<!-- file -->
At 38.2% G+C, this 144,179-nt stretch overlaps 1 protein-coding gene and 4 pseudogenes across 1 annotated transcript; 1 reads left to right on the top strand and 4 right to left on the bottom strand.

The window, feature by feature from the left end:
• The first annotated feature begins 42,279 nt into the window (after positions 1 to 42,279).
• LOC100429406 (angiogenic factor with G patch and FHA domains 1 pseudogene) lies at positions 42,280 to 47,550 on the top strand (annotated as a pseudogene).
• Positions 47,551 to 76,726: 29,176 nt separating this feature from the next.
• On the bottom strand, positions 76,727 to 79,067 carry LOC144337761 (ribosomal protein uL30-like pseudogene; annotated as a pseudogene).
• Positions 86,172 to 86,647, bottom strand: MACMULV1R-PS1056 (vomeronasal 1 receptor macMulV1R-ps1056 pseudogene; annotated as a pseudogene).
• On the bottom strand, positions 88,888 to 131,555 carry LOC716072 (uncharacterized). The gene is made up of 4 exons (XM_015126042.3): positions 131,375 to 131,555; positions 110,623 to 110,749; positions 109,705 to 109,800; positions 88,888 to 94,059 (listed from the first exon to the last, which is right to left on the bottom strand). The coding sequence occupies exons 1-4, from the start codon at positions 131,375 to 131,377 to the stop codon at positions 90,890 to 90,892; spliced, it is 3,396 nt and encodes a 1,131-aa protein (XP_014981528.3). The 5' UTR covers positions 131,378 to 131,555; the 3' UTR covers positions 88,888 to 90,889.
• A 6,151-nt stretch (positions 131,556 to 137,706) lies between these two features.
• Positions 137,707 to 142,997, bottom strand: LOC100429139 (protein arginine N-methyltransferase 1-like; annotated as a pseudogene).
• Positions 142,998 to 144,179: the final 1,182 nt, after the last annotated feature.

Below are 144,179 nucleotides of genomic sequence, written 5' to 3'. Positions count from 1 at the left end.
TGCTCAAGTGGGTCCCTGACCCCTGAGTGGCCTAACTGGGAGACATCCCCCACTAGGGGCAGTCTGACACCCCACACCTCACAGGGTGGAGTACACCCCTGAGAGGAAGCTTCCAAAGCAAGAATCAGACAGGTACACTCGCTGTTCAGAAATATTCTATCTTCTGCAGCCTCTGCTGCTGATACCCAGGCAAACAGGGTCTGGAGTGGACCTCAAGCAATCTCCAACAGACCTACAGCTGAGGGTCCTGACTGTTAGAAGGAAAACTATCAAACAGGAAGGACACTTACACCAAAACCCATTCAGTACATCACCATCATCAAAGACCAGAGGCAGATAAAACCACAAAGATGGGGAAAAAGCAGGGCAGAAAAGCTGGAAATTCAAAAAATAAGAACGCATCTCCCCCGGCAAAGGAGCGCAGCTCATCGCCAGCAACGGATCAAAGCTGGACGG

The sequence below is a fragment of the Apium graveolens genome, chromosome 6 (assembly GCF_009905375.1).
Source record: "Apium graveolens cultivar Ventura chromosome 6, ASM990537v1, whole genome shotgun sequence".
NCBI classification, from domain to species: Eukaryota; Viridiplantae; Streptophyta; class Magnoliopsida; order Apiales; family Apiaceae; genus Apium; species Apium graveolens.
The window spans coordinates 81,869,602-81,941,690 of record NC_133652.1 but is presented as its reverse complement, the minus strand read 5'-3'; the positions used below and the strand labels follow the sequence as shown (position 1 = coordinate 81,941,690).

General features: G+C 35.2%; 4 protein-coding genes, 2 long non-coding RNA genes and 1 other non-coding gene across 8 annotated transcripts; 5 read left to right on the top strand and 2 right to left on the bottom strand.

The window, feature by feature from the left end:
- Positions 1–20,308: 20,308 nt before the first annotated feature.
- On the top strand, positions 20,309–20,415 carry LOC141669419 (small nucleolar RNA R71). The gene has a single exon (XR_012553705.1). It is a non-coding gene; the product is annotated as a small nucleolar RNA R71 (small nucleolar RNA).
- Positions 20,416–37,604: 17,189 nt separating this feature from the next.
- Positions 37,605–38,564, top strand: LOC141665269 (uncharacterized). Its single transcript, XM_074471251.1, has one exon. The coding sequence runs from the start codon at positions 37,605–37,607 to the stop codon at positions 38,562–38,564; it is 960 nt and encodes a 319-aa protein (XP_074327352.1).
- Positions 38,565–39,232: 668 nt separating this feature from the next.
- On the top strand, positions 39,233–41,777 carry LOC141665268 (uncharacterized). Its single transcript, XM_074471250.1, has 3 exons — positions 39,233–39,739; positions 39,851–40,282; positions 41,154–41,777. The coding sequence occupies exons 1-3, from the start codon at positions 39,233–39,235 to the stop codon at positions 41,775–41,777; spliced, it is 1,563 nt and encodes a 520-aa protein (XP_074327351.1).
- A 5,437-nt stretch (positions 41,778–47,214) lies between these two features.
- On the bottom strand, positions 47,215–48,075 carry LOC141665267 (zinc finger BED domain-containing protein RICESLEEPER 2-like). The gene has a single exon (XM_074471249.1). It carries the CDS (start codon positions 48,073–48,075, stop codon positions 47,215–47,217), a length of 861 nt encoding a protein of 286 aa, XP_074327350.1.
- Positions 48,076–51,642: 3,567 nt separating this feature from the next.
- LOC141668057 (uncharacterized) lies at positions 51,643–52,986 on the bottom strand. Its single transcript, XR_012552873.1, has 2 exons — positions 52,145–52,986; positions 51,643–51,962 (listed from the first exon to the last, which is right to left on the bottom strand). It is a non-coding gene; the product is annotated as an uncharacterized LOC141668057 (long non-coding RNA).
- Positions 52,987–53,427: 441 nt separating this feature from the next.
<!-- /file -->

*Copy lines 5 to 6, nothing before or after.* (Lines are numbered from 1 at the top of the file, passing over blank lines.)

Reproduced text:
• Positions 47,551 to 76,726: 29,176 nt separating this feature from the next.
• On the bottom strand, positions 76,727 to 79,067 carry LOC144337761 (ribosomal protein uL30-like pseudogene; annotated as a pseudogene).